Pages 117-128 | Published online: 06 Dec 2016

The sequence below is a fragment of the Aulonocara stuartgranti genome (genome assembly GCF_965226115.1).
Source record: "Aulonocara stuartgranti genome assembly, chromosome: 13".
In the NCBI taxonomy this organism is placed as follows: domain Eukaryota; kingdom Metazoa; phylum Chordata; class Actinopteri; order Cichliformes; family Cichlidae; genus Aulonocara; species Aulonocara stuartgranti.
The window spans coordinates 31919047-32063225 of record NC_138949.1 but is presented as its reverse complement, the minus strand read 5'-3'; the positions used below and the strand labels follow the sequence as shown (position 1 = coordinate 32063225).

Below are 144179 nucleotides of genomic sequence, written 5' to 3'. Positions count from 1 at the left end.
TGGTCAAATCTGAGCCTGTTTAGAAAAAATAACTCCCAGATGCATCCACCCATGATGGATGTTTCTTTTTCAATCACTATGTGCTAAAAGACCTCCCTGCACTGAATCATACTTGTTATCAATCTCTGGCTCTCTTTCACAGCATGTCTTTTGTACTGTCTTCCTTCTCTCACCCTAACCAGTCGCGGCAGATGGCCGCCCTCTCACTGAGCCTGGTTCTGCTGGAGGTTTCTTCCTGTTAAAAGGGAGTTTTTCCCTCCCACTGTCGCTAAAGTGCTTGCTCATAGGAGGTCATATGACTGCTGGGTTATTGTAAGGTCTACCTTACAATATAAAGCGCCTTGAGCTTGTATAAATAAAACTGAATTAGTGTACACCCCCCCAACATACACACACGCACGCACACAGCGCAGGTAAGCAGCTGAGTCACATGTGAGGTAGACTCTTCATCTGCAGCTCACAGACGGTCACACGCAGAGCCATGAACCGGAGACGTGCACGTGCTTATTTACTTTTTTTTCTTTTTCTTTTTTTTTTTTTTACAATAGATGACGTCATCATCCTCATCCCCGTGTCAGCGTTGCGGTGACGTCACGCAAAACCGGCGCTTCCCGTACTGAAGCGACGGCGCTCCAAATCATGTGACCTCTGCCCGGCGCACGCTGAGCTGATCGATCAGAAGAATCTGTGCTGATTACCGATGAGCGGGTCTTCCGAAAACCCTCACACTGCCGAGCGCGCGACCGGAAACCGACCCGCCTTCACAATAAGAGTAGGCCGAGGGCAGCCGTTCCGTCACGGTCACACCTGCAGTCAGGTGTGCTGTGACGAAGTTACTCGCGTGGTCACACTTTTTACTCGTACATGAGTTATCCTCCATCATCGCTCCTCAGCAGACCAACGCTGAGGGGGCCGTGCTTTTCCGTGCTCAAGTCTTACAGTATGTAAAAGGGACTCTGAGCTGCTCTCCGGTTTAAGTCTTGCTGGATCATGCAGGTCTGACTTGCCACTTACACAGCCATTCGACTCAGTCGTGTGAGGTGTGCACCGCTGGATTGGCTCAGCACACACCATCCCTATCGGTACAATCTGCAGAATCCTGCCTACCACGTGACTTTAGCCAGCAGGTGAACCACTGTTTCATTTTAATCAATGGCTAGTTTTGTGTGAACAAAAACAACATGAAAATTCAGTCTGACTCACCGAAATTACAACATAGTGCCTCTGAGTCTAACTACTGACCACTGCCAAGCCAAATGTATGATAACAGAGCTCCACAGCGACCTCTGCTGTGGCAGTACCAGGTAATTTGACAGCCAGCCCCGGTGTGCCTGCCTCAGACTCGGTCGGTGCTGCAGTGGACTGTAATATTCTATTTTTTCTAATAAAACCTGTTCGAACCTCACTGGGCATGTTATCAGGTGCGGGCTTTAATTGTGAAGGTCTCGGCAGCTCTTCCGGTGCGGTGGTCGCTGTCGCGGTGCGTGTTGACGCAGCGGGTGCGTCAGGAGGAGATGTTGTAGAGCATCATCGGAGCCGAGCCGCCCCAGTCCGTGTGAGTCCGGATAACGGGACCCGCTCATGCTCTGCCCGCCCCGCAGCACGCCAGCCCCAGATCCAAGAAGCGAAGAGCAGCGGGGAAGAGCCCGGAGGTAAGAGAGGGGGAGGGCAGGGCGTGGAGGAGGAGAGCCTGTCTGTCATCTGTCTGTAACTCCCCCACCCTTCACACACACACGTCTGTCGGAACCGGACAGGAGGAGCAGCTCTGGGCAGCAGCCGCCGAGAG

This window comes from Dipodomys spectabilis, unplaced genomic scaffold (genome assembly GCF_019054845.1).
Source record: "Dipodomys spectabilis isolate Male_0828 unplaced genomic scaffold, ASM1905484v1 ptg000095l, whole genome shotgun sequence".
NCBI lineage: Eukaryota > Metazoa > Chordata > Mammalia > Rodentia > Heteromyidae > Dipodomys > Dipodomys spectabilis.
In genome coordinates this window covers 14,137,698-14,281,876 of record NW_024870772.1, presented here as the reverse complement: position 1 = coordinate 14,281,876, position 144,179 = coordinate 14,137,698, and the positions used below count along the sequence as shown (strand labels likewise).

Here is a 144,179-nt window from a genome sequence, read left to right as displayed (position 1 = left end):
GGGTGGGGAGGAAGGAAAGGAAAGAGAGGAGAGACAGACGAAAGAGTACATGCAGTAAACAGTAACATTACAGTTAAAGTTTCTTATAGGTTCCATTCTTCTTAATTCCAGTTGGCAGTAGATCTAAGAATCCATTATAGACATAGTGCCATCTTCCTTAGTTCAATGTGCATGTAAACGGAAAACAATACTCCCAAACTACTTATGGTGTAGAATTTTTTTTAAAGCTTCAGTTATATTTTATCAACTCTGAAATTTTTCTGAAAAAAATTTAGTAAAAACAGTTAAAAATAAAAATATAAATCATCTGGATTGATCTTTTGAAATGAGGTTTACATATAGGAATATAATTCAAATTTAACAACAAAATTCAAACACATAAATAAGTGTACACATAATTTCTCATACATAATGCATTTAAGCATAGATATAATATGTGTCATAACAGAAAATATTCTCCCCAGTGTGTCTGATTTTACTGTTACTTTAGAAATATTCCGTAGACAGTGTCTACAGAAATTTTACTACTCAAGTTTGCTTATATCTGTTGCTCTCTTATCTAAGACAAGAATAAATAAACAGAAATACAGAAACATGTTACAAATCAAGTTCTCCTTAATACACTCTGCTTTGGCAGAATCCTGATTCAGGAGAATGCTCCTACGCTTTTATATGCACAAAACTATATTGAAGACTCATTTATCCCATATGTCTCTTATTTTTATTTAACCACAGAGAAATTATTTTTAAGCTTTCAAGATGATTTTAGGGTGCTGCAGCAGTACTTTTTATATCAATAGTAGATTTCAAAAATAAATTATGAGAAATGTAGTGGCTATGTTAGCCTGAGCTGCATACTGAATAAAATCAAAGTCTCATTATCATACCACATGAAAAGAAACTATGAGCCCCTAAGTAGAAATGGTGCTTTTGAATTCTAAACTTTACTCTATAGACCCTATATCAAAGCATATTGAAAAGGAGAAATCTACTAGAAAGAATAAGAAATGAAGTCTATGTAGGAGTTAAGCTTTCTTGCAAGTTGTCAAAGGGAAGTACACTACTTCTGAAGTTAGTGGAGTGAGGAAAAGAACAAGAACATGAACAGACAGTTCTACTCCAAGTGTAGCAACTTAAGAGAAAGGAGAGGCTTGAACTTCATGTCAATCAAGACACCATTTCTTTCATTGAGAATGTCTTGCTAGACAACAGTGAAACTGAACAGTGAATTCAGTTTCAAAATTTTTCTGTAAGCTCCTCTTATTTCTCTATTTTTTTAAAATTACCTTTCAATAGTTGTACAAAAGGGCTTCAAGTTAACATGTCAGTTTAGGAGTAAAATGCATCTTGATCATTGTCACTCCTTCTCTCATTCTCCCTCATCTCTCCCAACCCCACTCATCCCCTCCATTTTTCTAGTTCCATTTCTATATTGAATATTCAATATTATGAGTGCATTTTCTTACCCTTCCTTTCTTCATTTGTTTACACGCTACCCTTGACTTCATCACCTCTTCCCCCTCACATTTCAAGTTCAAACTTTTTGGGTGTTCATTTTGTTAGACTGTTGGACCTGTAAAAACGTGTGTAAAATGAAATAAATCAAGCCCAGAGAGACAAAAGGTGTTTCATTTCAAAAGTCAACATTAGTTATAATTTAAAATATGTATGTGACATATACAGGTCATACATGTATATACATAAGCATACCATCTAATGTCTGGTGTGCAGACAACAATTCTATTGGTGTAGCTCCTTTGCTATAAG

This paper sets live coding in the wider context of performing arts, construed as the poetic modelling and projection of liveness. Concepts of liveness are multiple, evolving, and scale-dependent: entities considered live from different cultural perspectives range from individual organisms and social groupings to entire ecosystems, and consequently reflect diverse temporal and spatial orders. Concepts of liveness moreover evolve with our tools, which generate and reveal new senses and places of vitality. This instability complexifies the crafting of live events as artistic material: overriding habitual frames and scales of reference is a challenge when handling infinitely scalable computational phenomena. With its generative affordances, improvised interactive programming, and notational possibilities, live coding introduces unique qualities into the performance arena. At the same time, performance history abounds in adaptive systems which anticipate certain live coding criteria. Historic performance and contemporary coding practices raise shared questions that can enhance our understanding of live art, notably to do with feedback, fixed versus on-the-fly programmable conceptual and physical frameworks, and inscriptive practices and notation methods for live action. I attempt to address such questions by setting live coding in a wider performance history perspective.

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